May 27, 2011 (08:05 PM EDT)
Innovation Atrophy: How Companies Can Fight It

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These days, information technology giveth.

Web-enabled mobile devices and applications are the biggest game changers since the PC. The cloud has redefined how we think about computing power and even the need for data centers. Big data analytics are a looming business opportunity. The Windows desktop is giving way to a variety of devices--tablets, smartphones, maybe even Google rent-a-Chromes, all working alongside conventional PCs and laptops. IT is being embedded in everything from cars to slot machines to handheld checkout devices in retail stores.

It's a whirlwind of potential that business technologists can help their companies seize. So why aren't people more fired up about doing that?

When InformationWeek, in our 2011 U.S. IT Salary Survey, asked IT professionals about their most important job attributes, the ability to work on creating new, innovative IT solutions was cited by only 20% of IT staff, down 11 points from 2009's survey. A mere 21% cited working with leading-edge technology--a five-point drop from 2009. Just 39% cited the challenge and responsibility of the job as an attribute, a decline of eight points. Hardly the stuff of a profession facing the opportunities of a lifetime.

ADP CIO Mike Capone saw this mood recently at a breakfast meeting with IT pros from other companies around New York City, which led him to give an impromptu pep talk. Based on the questions and discussion that ensued, it became clear that a lot of the attendees felt "beaten down" by cost cutting and left out of company strategy, he says.

David Guzman, CIO of the marketing data and technology company Acxiom, thinks IT leaders evaluating their innovation strategies need to start by acknowledging reality--that cost cutting has dominated the business environment and taken its toll on the troops. "All investment in IT has had to be very ROI-focused," Guzman says. "It's part of what we've had to do to keep pace with the business."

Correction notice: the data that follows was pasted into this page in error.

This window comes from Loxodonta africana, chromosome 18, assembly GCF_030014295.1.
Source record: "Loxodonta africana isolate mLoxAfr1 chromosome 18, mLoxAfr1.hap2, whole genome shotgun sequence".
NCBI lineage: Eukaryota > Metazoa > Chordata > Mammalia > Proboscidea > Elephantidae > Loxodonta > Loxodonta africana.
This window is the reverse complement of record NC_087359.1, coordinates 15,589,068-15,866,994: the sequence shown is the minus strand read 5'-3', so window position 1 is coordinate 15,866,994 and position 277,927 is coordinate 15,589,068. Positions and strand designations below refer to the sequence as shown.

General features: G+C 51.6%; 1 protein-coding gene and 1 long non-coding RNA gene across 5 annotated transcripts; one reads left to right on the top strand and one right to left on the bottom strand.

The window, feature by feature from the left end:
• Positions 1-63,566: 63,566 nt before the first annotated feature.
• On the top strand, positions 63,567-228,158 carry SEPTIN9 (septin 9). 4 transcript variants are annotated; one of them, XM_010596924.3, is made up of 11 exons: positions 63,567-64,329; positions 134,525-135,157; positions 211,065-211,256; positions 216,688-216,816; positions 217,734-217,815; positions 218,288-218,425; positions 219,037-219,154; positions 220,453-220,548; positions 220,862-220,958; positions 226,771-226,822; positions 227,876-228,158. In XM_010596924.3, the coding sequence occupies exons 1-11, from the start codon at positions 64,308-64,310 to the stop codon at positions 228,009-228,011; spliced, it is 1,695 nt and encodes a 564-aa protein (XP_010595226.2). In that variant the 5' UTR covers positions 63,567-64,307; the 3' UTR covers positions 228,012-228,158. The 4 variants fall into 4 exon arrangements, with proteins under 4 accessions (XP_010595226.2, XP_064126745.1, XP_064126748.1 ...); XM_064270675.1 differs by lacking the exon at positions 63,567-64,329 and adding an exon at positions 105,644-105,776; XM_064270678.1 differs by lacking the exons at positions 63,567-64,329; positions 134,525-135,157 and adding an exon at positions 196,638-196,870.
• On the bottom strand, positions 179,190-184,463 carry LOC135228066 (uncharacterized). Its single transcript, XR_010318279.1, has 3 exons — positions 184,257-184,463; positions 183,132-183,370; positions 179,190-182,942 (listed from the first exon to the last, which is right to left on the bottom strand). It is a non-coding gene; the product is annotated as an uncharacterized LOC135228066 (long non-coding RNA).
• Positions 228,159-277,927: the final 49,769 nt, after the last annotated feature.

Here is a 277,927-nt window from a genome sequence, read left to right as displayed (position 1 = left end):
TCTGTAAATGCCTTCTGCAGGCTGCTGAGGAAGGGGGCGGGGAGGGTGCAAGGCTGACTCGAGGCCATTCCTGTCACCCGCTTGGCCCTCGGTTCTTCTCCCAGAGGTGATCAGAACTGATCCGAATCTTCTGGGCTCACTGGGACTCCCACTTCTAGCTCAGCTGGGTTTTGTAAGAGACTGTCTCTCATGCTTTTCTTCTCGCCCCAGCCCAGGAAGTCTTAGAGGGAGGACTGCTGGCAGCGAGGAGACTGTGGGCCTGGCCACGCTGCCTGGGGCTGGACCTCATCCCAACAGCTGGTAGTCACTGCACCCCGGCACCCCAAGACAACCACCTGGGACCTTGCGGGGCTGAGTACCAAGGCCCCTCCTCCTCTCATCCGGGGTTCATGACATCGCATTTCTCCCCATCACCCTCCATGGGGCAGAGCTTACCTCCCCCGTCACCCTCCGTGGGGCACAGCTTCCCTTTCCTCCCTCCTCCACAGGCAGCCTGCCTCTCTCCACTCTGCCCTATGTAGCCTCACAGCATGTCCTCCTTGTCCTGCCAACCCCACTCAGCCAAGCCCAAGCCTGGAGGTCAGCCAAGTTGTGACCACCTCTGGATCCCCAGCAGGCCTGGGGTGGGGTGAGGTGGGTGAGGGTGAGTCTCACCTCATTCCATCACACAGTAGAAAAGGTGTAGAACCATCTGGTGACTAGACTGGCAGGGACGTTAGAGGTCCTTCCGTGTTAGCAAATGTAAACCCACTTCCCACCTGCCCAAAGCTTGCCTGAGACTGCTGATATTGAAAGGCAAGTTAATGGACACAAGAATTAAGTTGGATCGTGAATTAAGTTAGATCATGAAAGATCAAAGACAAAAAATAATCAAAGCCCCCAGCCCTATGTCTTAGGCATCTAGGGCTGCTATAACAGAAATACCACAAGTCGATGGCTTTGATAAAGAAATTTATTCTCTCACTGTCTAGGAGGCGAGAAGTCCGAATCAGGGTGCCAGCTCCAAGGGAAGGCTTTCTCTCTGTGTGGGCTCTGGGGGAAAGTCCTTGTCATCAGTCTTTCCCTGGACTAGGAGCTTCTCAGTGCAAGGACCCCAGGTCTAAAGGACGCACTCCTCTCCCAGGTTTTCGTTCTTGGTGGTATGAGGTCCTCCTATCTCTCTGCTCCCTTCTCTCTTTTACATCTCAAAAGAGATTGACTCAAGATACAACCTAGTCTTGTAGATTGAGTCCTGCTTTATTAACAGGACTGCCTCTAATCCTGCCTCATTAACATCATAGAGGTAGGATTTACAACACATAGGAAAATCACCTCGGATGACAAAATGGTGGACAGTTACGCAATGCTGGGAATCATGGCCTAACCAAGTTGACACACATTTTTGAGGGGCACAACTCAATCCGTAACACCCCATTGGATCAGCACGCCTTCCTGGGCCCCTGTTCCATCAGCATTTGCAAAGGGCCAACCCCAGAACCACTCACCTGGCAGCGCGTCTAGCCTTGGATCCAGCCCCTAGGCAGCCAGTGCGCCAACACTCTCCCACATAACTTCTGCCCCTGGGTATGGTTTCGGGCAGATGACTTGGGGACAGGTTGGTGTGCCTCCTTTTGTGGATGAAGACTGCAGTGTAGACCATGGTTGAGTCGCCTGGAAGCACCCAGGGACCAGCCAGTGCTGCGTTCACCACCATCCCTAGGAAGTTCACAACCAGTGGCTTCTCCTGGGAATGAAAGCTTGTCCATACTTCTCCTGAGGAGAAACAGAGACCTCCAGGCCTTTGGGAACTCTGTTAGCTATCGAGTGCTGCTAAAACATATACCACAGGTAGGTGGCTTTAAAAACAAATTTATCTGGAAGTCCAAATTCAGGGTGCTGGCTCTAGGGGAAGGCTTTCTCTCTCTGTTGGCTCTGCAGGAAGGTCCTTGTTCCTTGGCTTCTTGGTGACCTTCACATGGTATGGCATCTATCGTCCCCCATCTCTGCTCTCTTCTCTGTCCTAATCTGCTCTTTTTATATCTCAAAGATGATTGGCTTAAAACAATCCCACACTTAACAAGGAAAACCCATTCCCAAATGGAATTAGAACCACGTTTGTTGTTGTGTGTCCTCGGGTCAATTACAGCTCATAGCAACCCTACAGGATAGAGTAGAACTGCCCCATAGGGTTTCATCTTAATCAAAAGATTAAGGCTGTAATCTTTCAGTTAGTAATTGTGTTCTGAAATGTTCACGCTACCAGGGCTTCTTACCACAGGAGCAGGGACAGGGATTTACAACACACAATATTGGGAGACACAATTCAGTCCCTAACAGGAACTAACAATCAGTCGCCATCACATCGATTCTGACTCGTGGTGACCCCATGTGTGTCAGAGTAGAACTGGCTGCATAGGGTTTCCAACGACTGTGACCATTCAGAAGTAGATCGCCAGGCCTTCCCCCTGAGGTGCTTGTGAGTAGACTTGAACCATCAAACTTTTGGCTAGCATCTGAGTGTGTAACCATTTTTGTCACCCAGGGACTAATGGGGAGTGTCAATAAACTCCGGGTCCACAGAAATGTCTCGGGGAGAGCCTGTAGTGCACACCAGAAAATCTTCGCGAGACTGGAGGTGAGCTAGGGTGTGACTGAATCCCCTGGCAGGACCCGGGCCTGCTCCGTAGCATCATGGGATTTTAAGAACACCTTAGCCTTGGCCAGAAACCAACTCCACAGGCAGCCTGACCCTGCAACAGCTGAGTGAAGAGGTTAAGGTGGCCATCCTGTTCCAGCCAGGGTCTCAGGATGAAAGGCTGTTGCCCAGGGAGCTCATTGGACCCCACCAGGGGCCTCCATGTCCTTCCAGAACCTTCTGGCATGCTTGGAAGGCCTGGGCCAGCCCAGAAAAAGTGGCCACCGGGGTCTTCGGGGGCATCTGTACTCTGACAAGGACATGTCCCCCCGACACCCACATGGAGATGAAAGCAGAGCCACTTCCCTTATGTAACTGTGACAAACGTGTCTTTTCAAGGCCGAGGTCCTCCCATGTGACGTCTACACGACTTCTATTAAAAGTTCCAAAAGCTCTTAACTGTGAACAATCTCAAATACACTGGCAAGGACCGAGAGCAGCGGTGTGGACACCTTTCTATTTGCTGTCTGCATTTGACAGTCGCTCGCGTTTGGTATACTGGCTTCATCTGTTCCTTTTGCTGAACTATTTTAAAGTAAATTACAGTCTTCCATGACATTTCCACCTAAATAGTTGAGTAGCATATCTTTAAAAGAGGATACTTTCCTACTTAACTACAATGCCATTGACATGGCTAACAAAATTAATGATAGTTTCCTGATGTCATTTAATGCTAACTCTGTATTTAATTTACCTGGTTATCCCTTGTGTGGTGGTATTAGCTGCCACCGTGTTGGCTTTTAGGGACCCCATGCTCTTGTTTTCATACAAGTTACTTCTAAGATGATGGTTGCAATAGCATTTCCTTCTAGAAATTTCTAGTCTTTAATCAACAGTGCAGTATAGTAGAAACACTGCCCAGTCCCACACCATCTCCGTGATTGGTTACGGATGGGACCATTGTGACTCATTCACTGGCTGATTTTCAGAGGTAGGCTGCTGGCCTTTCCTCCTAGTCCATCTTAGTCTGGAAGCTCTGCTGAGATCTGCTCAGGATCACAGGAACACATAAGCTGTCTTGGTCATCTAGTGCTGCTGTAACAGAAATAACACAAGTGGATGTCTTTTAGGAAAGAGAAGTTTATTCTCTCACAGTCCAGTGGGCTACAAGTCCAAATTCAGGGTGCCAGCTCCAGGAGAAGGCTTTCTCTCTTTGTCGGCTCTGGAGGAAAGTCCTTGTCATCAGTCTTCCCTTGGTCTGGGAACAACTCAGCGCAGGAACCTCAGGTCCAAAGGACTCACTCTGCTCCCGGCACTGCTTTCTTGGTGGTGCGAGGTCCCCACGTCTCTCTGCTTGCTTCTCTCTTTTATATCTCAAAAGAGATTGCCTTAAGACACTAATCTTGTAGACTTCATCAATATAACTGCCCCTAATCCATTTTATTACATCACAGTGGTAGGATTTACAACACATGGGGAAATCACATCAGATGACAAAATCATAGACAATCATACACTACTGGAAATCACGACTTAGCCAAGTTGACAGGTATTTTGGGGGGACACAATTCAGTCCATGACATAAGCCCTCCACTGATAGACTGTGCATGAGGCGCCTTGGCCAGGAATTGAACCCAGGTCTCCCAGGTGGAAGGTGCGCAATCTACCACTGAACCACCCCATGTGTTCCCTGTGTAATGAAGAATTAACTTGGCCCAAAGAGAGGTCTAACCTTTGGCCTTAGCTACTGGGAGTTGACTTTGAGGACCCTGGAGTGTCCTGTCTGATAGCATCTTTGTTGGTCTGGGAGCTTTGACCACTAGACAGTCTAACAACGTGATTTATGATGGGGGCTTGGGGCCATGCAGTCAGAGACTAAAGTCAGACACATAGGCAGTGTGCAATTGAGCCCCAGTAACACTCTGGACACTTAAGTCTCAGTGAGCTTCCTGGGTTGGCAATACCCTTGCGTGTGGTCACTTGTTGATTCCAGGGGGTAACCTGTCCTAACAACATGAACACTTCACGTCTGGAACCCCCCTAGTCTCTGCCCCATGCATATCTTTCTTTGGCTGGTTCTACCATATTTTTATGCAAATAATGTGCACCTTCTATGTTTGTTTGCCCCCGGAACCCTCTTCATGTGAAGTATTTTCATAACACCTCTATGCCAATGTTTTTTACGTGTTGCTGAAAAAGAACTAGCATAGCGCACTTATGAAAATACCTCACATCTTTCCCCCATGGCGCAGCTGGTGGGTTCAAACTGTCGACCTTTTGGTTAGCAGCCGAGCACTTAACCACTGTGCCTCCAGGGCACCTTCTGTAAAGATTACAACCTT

Dell CIO Robin Johnson looks at the InformationWeek salary survey data showing diminished interest in working on the newest technologies and isn't at all worried. In fact, "I think we have far too much of a focus on new technology," he says.

At every IT team meeting, Johnson reminds his people that they're in the business of making Dell's business run better, not implementing technology for technology's sake. Johnson has a dedicated innovation team. But starting with what a technology can do, instead of a business goal like cutting order-to-cash time, has led to a lot of folly for IT operations. One way to interpret the data from our salary survey, he says, is that "IT has grown up a lot."

That's good, as long as it doesn't mean that those youthful innovation muscles have gone flabby in the process. The danger is innovation atrophy, a condition where risk taking and daring become so neglected amid belt tightening, quick ROI, outsourcing, and plain old fear that IT pros forget how to take a chance on a big, potentially brilliant idea.

Even the most successful companies must constantly guard against innovation atrophy. Bill McNabb, CEO of mutual fund giant Vanguard, saw his company seize the Web to reshape its operations--from being a company dependent on the phone and mail for customer relations to one in which Web interactions are the norm. Sometime after that flurry of Web innovation, though, the company hit what McNabb calls "a bit of a lull in innovation." In an effort to get more high-impact projects into the mix, Vanguard's leadership took steps to create ad hoc project teams geared to the rapid development of prototypes. In 2010, Vanguard was at the top of the InformationWeek 500, our annual ranking of IT innovators.

Fostering innovation should be high on every CIO's priority list, as companies shift into growth mode as the economy recovers. (See 4 Steps To Spark Innovation.) Their approaches, however, must be consistent with their companies' culture, such as their tolerance for risk and failure, or how far into the future they're planning. Following are some of the key questions CIOs must consider as they look to build innovation muscle or tone up after extended inactivity.

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